Paul and Oreta Burnham behind hostage deal
What's most shocking? That a $300,000 ransom was reportedly paid to free American missionaries Martin and Gracia Burnham? That their captors, the militant Muslim Abu Sayyaf, apparently reneged on the deal? Or that Martin's parents, Paul and Oreta Burnham, made the deal (Or, at least, made some kind of deal)?

The elder Burnhams have denied that they were involved in the payment, but Paul went on Radio Mindanao today to ask the abductors to keep their word. "The family of Martin and Gracia are deeply saddened and disappointed to learn that the Abu Sayyaf has broadcast its intention to continue holding Martin and Gracia and Deborah Yap until additional demands are met," he said. Apparently a deal was made March 13, and on March 19 the Abu Sayyaf said they'd release the hostages within five days. As that deadline came and went, the negotiator again said they'd be released soon.

 "On behalf of the family and children of Martin and Gracia we respectfully ask the Abu Sayyaf group and [Abu Sayyaf leader] Khadaffi Janjalani to honor their agreement with us," he said. "If not, how can anyone ever trust the Abu Sayyaf again?" Again? Paul Burnham also defended trusting them in the first place. "Is it evil to make an agreement with them?" he asked.

In many people's minds, the answer to that question is yes. But it depends on the agreement—and the elder Burnhams' deal with the Abu Sayyaf may not have been the $300,000 ransom. Paul Burnham didn't explicitly mention the ransom payment, but it sure sounds like what government officials confirmed two weeks ago. But a CT reporter just this morning reached Oreta Burnham, who said, "We did not pay the ransom."

Back to Paul Burnham's question. The Washington Times is among those who believe ransoming hostages could be considered an evil. "Payment to Abu Sayyaf sends an unmistakable message to al Qaeda that what works in the Philippines will probably work elsewhere," the paper editorialized April 15. "How can we expect other nations to help us stop the flow of money to terrorists when we ourselves are sending it?"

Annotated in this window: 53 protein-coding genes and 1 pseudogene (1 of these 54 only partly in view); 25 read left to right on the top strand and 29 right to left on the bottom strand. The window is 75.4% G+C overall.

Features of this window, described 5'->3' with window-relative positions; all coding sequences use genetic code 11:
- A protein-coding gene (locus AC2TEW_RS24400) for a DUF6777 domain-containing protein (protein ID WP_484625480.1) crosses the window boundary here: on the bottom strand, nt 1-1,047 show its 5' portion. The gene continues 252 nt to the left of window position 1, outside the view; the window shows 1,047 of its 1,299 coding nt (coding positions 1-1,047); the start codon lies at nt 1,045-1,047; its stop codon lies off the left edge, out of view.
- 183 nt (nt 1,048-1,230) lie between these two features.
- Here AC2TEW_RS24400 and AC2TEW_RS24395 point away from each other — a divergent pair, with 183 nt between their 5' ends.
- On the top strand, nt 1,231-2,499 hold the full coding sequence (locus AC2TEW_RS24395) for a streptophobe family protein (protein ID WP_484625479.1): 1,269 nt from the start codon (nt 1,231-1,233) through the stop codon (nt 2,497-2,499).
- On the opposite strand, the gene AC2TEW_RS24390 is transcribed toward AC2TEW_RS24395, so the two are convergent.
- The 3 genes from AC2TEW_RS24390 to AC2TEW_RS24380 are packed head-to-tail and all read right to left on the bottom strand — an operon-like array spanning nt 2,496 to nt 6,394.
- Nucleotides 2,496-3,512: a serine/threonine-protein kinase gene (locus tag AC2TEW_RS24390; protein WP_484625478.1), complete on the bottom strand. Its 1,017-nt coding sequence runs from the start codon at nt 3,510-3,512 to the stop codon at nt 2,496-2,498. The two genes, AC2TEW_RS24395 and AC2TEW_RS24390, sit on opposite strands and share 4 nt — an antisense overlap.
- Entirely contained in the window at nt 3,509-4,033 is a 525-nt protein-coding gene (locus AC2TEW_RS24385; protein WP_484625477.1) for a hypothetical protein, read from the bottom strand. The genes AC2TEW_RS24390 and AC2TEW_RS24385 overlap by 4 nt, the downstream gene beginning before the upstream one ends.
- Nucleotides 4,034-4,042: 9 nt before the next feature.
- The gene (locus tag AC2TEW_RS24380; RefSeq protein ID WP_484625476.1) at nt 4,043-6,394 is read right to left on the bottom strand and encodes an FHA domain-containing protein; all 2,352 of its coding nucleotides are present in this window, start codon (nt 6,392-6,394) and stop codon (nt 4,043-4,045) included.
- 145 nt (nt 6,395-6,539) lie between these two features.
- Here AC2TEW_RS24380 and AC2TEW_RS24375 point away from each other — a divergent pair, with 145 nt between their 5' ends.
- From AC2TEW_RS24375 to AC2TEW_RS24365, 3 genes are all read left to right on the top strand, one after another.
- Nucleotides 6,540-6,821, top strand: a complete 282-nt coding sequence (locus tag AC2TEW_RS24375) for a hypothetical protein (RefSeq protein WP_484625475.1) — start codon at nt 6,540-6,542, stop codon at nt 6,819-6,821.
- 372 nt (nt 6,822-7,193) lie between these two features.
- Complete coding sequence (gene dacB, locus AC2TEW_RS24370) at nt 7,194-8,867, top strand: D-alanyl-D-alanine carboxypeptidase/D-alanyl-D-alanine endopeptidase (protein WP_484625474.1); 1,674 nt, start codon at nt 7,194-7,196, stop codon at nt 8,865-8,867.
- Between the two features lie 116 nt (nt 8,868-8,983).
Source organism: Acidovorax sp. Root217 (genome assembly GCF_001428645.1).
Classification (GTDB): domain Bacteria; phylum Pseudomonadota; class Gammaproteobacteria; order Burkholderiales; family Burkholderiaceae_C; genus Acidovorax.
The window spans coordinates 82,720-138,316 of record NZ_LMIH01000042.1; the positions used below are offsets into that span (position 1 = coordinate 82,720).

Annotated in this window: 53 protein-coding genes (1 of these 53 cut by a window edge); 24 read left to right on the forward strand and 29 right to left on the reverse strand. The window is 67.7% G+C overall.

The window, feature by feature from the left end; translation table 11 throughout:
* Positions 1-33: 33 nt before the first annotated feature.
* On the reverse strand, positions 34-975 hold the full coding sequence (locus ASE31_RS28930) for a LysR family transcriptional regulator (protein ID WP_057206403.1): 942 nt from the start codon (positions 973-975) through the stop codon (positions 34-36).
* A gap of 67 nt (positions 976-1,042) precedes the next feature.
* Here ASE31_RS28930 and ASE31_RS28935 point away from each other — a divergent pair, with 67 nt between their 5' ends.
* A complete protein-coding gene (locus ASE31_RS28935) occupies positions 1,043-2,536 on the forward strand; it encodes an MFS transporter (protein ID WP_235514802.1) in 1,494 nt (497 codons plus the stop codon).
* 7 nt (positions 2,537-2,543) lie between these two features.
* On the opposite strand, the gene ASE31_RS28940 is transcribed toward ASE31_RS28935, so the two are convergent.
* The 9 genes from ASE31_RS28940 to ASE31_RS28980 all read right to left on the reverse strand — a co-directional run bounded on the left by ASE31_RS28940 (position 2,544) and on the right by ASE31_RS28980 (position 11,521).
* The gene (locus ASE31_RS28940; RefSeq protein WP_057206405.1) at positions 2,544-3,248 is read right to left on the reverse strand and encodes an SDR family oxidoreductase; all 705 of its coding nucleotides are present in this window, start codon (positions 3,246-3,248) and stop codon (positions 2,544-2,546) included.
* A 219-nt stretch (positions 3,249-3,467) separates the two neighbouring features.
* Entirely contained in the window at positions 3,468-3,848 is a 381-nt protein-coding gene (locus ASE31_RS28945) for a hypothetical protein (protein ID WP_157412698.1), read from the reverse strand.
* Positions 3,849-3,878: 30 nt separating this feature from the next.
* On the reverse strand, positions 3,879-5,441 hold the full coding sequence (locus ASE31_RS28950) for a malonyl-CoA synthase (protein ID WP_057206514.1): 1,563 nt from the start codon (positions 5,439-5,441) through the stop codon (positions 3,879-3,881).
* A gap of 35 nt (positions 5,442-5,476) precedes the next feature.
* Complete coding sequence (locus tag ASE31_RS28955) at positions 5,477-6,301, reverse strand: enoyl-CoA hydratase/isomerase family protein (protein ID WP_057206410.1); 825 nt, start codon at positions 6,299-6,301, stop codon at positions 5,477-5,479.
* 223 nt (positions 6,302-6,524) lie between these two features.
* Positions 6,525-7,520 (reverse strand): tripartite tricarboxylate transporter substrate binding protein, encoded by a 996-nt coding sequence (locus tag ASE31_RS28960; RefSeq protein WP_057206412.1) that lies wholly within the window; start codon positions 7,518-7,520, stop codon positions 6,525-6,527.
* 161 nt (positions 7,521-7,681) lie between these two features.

Likewise, New Tribes Mission reiterated its policy not to pay ransoms, and says it "was not aware the family members were involved in a deal until they revealed it to mission representatives in confidence Saturday, April 20."

Even without Senate bill, Bush's faith-based initiative is working
"The number of faith-based groups using government funds to provide social services has grown in the past two years, and state and federal agencies seem more willing to parcel out smaller grants to ministries," The Washington Times reports, summarizing a study by the Hudson Institute and the Center for Public Justice. The study's Web site summarizes the main findings (and has the full report):

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State and local governments are increasingly turning to the faith community for support in serving low-income families; frequently contracts are being written with "new players" [faith-based organizations] that do not have a longstanding history of receiving government funds; government agencies have greatly expanded the range of social services they are purchasing from [faith-based organizations]; and more contracts are being written with individual congregations, and not only faith-based nonprofit organizations, than ever before.

Then there's this paragraph in the Times article:

Meanwhile, [director of the White House office of Faith-Based and Community Initiatives Jim] Towey said his office is "working hard to pass legislation in the Senate" that, when combined with a House bill, would provide more incentives for charitable giving and support of faith-based services.